Minnesota Vikings: First Drive Heroics

After moving to 6-1 following a win against the Arizona Cardinals, the Minnesota Vikings seem a little closer to establishing their team identity and formula for winning games. This formula includes getting Justin Jefferson involved (at least 98 yards in five of six wins) as well as Dalvin Cook (80+ yards in each win). Part of this formula includes a long, established opening drive resulting in a touchdown.

Slow and Steady
Except for the win against Miami, when the Vikings receive the opening kickoff they have had a sustained drive that gives them an opening 7-0 advantage. The Vikings’ offense looks its best in these opening drives. They spread the ball around to different receivers, the run game is efficient and Kirk Cousins hardly misses. These opening drives eat a lot of clock too, before opposing quarterbacks even step onto the field they are down by seven with less than ten minutes to go in the first quarter. Having to watch the opposing offense methodically cut through your defense without much difficulty on the first drive of the game can put a lot of pressure on the offense right out of the gate.

The Vikings’ defense has been feeding off these opening drives as well, only allowing two field goals following opening drive touchdowns. Being able to take advantage of this lead and hold it into the second quarter can make a team start to panic a little bit. That is when the Vikings’ defense can force the opposition into mistakes and grab timely turnovers that create short fields for the Vikings’ offense to further extend their lead. This is your typical NFL game flow for a blowout, however, five of the Vikings’ six wins have all been one-score games. The opening drive may set the tone, but the Vikings do not seem to want to keep the lead once they have it.

What about the rest of the game?
Kevin O’Connell deserves a lot of credit for the success of his set plays for opening drives, as they have set the team up for success early in games and are a large part of our wins. However, after taking a seven-point lead, the Vikings’ offense tends to fall asleep until opposing teams threaten to take the lead. The Vikings seem unable to take hold of a game and blow a team out. Instead of keeping their foot on the gas, the offense sputters because they try to force the ball downfield. With one of the best running back rooms in the NFL, the Vikings need to get more creative in the run game, finding ways to bounce Dalvin Cook and Alexander Mattison to the outside and force opposing defenders to make tackles in space. Finding ways to incorporate Justin Jefferson and KJ Osborn into the run game (taking a page out of the Deebo Samuel playbook) could be super beneficial as well and could open up the shots downfield.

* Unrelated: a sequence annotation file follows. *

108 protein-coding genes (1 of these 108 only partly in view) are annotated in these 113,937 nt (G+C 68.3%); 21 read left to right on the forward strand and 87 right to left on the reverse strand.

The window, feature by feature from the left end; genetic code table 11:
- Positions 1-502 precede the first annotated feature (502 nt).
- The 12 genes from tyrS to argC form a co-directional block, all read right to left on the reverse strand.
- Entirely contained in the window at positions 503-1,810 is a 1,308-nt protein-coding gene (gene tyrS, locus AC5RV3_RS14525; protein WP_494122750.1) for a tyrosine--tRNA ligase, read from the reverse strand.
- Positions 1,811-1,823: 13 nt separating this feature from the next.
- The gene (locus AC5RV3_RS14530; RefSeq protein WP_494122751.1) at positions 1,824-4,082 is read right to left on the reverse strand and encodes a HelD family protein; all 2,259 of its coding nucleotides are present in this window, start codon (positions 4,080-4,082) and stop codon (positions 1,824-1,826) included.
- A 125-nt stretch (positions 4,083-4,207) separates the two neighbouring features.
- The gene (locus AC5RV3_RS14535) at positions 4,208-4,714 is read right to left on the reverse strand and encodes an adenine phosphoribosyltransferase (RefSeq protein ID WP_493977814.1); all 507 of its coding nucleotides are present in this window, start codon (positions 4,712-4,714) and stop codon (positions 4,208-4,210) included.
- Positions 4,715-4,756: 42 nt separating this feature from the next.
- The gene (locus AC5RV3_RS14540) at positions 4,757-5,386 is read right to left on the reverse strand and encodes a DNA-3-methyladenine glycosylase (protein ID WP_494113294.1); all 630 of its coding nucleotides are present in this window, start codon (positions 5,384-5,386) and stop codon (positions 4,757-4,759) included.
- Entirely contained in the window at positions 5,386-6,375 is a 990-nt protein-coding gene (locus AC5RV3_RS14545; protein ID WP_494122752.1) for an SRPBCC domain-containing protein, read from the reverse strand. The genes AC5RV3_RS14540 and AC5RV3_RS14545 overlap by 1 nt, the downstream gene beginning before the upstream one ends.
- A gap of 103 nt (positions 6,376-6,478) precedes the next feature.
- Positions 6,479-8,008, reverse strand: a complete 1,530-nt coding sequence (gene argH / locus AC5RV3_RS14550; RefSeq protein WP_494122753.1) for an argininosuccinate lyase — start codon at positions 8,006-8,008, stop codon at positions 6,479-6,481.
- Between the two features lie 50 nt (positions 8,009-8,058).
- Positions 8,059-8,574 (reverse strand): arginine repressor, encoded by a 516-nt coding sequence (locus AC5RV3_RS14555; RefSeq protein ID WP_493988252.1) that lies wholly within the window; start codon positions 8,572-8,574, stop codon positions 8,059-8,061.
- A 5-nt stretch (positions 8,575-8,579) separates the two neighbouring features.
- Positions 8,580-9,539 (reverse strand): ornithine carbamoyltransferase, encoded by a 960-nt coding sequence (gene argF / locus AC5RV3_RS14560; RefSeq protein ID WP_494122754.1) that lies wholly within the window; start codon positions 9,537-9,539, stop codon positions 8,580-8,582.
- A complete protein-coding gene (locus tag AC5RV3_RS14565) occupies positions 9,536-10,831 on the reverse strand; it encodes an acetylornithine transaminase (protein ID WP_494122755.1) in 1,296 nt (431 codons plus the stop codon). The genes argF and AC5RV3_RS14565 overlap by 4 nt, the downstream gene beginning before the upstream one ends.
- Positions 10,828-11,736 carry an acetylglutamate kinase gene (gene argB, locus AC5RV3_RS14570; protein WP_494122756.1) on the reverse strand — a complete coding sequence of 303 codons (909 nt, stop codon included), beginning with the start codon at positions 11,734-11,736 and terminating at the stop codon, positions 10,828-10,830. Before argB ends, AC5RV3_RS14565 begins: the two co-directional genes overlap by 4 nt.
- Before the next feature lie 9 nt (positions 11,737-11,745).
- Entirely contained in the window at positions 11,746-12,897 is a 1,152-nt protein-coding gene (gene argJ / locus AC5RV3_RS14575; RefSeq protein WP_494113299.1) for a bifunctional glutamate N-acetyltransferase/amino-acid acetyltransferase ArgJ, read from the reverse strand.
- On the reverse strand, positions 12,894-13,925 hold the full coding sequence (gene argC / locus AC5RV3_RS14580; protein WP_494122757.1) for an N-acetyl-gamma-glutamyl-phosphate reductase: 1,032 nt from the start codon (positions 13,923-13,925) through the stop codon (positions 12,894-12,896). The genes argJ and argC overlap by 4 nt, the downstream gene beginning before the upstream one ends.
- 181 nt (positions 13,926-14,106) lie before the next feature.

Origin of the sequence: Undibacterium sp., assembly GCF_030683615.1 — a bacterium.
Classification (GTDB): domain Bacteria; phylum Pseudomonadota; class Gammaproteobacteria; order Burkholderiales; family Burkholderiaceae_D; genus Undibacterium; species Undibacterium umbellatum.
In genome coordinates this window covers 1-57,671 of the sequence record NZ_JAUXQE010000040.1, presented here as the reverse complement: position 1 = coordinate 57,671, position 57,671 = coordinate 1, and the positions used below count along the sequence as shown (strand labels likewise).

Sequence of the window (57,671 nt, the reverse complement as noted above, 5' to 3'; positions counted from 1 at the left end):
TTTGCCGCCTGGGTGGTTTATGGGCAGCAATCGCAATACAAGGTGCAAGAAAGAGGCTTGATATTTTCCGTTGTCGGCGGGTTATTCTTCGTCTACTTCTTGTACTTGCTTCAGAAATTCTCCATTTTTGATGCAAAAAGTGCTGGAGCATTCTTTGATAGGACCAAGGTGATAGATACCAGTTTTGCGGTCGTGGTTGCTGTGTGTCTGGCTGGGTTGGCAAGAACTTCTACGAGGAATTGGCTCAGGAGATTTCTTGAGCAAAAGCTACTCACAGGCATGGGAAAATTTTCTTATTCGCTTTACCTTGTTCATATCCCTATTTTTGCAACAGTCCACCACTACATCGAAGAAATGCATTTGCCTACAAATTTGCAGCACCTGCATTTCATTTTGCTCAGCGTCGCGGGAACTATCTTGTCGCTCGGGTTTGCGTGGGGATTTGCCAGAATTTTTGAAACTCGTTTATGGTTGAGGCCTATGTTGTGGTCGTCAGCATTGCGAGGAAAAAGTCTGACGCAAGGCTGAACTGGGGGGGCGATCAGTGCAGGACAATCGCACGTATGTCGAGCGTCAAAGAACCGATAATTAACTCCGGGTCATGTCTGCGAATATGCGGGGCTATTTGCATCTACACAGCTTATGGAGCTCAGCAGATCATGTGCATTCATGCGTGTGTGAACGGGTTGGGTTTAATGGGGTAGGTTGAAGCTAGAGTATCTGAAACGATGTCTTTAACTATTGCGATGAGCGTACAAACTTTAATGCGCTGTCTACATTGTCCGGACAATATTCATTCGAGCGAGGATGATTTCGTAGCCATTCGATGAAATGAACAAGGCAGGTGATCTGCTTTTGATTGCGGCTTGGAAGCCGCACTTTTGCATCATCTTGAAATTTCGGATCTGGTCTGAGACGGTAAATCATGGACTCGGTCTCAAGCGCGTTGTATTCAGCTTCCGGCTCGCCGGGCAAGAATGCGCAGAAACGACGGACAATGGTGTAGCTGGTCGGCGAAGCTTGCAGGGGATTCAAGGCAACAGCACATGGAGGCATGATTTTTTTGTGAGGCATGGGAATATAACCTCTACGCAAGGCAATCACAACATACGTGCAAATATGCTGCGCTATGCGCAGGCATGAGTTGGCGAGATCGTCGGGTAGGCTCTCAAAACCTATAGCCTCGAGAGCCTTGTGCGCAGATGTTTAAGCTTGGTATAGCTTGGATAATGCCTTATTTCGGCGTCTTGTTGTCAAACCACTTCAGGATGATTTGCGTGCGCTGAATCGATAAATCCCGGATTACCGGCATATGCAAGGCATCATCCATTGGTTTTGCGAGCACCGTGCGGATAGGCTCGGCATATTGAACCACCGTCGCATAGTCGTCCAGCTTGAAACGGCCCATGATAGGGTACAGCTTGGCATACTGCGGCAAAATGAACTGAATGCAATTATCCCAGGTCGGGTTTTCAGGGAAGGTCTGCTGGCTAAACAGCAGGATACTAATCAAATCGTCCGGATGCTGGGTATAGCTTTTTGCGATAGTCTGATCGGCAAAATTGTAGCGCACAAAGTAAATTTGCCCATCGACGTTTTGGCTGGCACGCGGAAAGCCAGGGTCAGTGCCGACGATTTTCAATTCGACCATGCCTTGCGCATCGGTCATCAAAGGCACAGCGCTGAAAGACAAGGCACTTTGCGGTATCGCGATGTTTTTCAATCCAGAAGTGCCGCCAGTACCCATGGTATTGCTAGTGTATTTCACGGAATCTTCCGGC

Vikings fans have seen plenty of late-game collapses in seasons past. This season however the Vikings have been doing something rather uncharacteristic: executing late. This has been the biggest difference between last season and this season. The defense has forced key turnovers and the offense has been clutch in the last two minutes of both halves. The offense has scored when they have needed to and the defense has come up with huge stops late in games.

While it is extremely encouraging to see the Vikings scoring on opening drives and executing in clutch situations, fans would love to see the team win a game from start to finish. This is the main separator between the Vikings and teams like the Eagles, Bills, and Chiefs right now. With two big games against the Bills and the Cowboys looming on the schedule, this Sunday’s matchup against the Commanders presents a huge opportunity for the Vikings to prove they can blow a team out. The Vikings need to show that they can dominate a game for a full 60 minutes to be talked about in the same vein as the teams in that top tier of the league.
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Susan Laine
Susan Laine
10 months ago

Well written, and savvy insights!

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